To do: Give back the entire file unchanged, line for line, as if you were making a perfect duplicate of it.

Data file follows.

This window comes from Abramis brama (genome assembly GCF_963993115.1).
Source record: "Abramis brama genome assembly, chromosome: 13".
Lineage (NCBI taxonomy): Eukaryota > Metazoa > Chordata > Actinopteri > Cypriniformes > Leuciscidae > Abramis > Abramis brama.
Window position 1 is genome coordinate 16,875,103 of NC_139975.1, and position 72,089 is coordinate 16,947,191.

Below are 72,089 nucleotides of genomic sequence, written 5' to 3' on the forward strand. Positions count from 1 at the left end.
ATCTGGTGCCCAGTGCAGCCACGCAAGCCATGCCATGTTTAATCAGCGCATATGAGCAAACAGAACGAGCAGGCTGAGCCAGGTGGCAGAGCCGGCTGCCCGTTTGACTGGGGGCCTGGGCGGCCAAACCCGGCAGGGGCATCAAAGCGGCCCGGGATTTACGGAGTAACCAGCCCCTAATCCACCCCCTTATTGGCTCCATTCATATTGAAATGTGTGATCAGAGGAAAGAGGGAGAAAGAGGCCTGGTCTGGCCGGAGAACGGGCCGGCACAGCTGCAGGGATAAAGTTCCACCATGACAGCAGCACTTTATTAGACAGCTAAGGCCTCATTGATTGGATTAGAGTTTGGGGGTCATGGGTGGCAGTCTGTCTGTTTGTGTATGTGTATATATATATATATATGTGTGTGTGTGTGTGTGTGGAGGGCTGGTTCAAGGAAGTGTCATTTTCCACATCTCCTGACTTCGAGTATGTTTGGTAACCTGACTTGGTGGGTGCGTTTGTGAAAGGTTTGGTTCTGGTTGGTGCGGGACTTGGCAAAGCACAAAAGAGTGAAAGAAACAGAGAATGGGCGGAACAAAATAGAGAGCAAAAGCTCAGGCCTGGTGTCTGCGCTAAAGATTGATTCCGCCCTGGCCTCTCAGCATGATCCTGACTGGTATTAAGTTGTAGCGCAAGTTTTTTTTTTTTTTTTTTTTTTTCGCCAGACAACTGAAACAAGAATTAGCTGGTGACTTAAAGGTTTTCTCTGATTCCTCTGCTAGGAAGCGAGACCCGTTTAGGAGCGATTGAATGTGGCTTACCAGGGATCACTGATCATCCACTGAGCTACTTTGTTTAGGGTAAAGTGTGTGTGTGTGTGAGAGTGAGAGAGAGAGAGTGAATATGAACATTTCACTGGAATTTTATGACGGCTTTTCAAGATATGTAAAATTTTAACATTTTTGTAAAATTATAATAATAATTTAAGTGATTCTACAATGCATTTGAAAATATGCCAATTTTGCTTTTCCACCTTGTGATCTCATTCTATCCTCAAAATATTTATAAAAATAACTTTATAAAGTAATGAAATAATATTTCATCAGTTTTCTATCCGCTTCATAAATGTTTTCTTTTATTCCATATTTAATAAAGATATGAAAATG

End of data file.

This window comes from Abramis brama (genome assembly GCF_963993115.1).
Source record: "Abramis brama genome assembly, chromosome: 13".
Lineage (NCBI taxonomy): Eukaryota > Metazoa > Chordata > Actinopteri > Cypriniformes > Leuciscidae > Abramis > Abramis brama.
Window position 1 is genome coordinate 16,875,103 of NC_139975.1, and position 72,089 is coordinate 16,947,191.

Below are 72,089 nucleotides of genomic sequence, written 5' to 3' on the forward strand. Positions count from 1 at the left end.
ATCTGGTGCCCAGTGCAGCCACGCAAGCCATGCCATGTTTAATCAGCGCATATGAGCAAACAGAACGAGCAGGCTGAGCCAGGTGGCAGAGCCGGCTGCCCGTTTGACTGGGGGCCTGGGCGGCCAAACCCGGCAGGGGCATCAAAGCGGCCCGGGATTTACGGAGTAACCAGCCCCTAATCCACCCCCTTATTGGCTCCATTCATATTGAAATGTGTGATCAGAGGAAAGAGGGAGAAAGAGGCCTGGTCTGGCCGGAGAACGGGCCGGCACAGCTGCAGGGATAAAGTTCCACCATGACAGCAGCACTTTATTAGACAGCTAAGGCCTCATTGATTGGATTAGAGTTTGGGGGTCATGGGTGGCAGTCTGTCTGTTTGTGTATGTGTATATATATATATATATGTGTGTGTGTGTGTGTGTGGAGGGCTGGTTCAAGGAAGTGTCATTTTCCACATCTCCTGACTTCGAGTATGTTTGGTAACCTGACTTGGTGGGTGCGTTTGTGAAAGGTTTGGTTCTGGTTGGTGCGGGACTTGGCAAAGCACAAAAGAGTGAAAGAAACAGAGAATGGGCGGAACAAAATAGAGAGCAAAAGCTCAGGCCTGGTGTCTGCGCTAAAGATTGATTCCGCCCTGGCCTCTCAGCATGATCCTGACTGGTATTAAGTTGTAGCGCAAGTTTTTTTTTTTTTTTTTTTTTTTCGCCAGACAACTGAAACAAGAATTAGCTGGTGACTTAAAGGTTTTCTCTGATTCCTCTGCTAGGAAGCGAGACCCGTTTAGGAGCGATTGAATGTGGCTTACCAGGGATCACTGATCATCCACTGAGCTACTTTGTTTAGGGTAAAGTGTGTGTGTGTGTGAGAGTGAGAGAGAGAGAGTGAATATGAACATTTCACTGGAATTTTATGACGGCTTTTCAAGATATGTAAAATTTTAACATTTTTGTAAAATTATAATAATAATTTAAGTGATTCTACAATGCATTTGAAAATATGCCAATTTTGCTTTTCCACCTTGTGATCTCATTCTATCCTCAAAATATTTATAAAAATAACTTTATAAAGTAATGAAATAATATTTCATCAGTTTTCTATCCGCTTCATAAATGTTTTCTTTTATTCCATATTTAATAAAGATATGAAAATG